Employment Group Of The Year: Sanford Heisler

Posted January 17th, 2020.

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By Braden Campbell

Law360 (January 17, 2020, 1:36 PM EST) — Plaintiff-side powerhouse Sanford Heisler Sharp LLP continued to deliver results for workers in disputes with big-name employers including Dartmouth College, Merck and Western Digital Corp. last year, earning itself a spot among Law360’s 2019 Employment Groups of the Year.

In addition to striking multimillion-dollar deals with these fearsome foes in 2019, the firm launched a high-profile sex bias suit against legal giant Jones Day and teamed up with the U.S. Department of Justice to punish a New York contractor that defrauded the government and underpaid workers on two federal construction projects.

“It was a great year,” Chairman and co-founder David Sanford told Law360.

The New York-based firm achieved a massive settlement for a class of female graduate students and other student-employees at Dartmouth, which agreed to pay $14 million to end the Title IX class action. The deal also requires the school to pay $1 million into a diversity recruitment fund, fill out an advisory committee overseeing an initiative to curb sexual harassment and increase its support for WISE, a network for victims of sexual violence.

The suit, which accused the school of sheltering a “predators club” of psychology professors who sexually harassed and assaulted aspiring academics, was a personal one for attorney Deborah Marcuse, who pursued a career in academia before pivoting to law. Marcuse, who earned a Ph.D. in religious studies from Duke University, recalled the power professors have over their charges, whose careers they can make or break.

“Your adviser is responsible for you and controls you and your work and your life and your future prospects in a way that is truly singular,” Marcuse said.

The firm in August filed a motion to approve the class action settlement, which Marcuse said she expects will be granted.

“I am hopeful in this case that it has brought and will continue to bring not just positive developments within the institution … but also within the broader profession [of academic study],” Marcuse said. She noted this change appears to have begun: Shortly after the firm filed suit last year, hundreds of members of the global academic community pledged to support the Dartmouth students and other victims of predatory advisers.

The Dartmouth case was one of several big sex discrimination cases the firm resolved last year, along with a suit accusing hard drive maker Western Digital Corp. of underpaying more than 1,000 women and passing them over for promotions.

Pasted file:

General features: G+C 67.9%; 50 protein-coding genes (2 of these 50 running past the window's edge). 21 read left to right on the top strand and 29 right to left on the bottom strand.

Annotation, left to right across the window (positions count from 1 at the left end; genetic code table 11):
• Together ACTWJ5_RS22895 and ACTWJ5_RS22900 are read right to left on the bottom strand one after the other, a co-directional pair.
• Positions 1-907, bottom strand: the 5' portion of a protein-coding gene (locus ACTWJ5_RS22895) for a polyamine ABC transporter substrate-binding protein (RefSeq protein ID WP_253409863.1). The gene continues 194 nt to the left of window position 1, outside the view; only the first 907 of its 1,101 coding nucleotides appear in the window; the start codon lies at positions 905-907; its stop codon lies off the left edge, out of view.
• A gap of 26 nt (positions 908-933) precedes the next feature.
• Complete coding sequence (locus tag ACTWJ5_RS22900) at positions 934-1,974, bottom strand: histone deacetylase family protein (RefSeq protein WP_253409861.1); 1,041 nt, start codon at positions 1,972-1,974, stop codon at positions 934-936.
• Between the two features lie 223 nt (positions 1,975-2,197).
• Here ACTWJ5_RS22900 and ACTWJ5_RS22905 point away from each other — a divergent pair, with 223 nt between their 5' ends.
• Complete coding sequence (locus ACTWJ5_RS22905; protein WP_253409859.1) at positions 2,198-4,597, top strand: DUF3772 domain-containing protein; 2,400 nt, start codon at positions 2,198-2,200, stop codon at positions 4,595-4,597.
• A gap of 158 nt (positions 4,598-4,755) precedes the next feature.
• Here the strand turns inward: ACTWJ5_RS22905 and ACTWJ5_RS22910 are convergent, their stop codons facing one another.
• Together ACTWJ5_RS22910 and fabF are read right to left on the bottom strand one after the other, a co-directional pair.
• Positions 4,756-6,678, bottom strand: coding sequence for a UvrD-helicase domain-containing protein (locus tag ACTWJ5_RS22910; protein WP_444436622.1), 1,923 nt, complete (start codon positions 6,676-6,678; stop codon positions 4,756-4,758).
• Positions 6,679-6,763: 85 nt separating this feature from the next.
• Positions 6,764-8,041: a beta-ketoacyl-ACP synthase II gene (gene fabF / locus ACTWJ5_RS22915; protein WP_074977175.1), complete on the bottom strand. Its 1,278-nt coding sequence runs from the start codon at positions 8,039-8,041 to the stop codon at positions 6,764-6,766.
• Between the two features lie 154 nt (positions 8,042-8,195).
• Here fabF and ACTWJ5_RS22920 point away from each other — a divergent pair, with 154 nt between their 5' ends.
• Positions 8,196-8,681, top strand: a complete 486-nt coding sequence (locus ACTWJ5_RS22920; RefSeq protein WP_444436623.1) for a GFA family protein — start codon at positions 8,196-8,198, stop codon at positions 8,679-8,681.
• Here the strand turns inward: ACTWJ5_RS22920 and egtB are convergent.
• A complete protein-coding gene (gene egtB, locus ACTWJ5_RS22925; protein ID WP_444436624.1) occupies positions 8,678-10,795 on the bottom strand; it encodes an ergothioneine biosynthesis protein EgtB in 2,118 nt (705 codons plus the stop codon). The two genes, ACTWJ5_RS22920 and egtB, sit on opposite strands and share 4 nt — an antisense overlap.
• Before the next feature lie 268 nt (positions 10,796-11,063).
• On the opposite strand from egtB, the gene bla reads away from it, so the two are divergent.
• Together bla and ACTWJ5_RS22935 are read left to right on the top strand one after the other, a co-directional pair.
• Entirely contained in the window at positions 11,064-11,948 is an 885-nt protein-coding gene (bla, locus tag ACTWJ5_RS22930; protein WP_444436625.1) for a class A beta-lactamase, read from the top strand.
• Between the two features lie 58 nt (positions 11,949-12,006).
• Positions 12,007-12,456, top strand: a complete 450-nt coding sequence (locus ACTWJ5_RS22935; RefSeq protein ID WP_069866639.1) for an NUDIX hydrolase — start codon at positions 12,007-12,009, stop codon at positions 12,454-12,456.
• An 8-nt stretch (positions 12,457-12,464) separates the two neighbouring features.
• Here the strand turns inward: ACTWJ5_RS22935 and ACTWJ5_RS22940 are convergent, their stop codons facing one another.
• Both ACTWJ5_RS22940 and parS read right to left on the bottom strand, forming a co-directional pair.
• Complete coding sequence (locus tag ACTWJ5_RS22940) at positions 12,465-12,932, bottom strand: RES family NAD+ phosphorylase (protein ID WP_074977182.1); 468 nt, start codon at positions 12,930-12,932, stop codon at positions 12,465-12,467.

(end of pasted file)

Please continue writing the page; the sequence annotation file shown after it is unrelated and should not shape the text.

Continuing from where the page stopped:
Along with local law firm Desai Law, Sanford Heisler attorneys sued Western Digital in California federal court in May alleging its male-dominated leaders favored other men, perpetuating gender-based gaps in pay and promotion. In September, the firms asked the court to approve a $7.75 million settlement that also requires the company to overhaul its performance analysis process and proactively hire more women and promote them to leadership positions.

“The total is $7.75 million, which is obviously an exceptional result, especially as class settlements are shrinking,” said attorney Russell Kornblith. He noted the deal, which is awaiting final approval, provides class members an average of more than $3,000 each after subtracting fees and expenses.

And in July, the firm won preliminary approval of a $6.2 million deal in a suit alleging Merck discriminated against a class of about 3,000 women through its use of a salary grade structure that disadvantaged female sales representatives. A New Jersey federal judge granted the deal final approval in December.

In addition to its traditional employment practice involving representation of workers in wage and discrimination suits, the 56-attorney firm boasts a thriving whistleblower practice. These aspects of the firm met last year when it brought suit against builder Nagan Construction.

The case involved allegations that Nagan violated wage laws, so the firm initially sought to tackle it from a traditional employment angle. But after that plan proved not to be viable, the firm turned to the False Claims Act, which lets workers and others blow the whistle on contract fraud against the government.

“Nagan Construction had contracts with state and federal government, and those contracts required the company to pay its employees a prevailing wage … as well as to follow other wage laws, so we filed a case alleging they had defrauded the government by agreeing to comply with these wage laws when they were not doing so,” said Inayat Ali Hemani, who worked on the case with Marcuse.

Hemani and Marcuse worked closely with the DOJ and the New York State attorney general’s office en route to state and federal settlements totaling more than $830,000, with about $240,000 going to the underpaid workers, and about $160,000 going to the worker who blew the whistle.

Sanford Heisler has also become one of the go-to firms for lawyers claiming discrimination, and in April it brought a high-profile sex discrimination case against Jones Day. The suit alleges the firm systematically underpays women through a secretive compensation structure and that it marginalizes pregnant women and moms.

Kornblith, who is also involved in the Jones Day litigation, said it represents a formidable challenge. But Sanford Heisler isn’t backing down.

“Obviously, Jones Day is a firm of substantial resources, and it is a leader in defendants’ employment work,” Kornblith said. “At the same time, I think we’ve proven as a firm that we are not afraid of any defendant.”

–Editing by Jack Karp.

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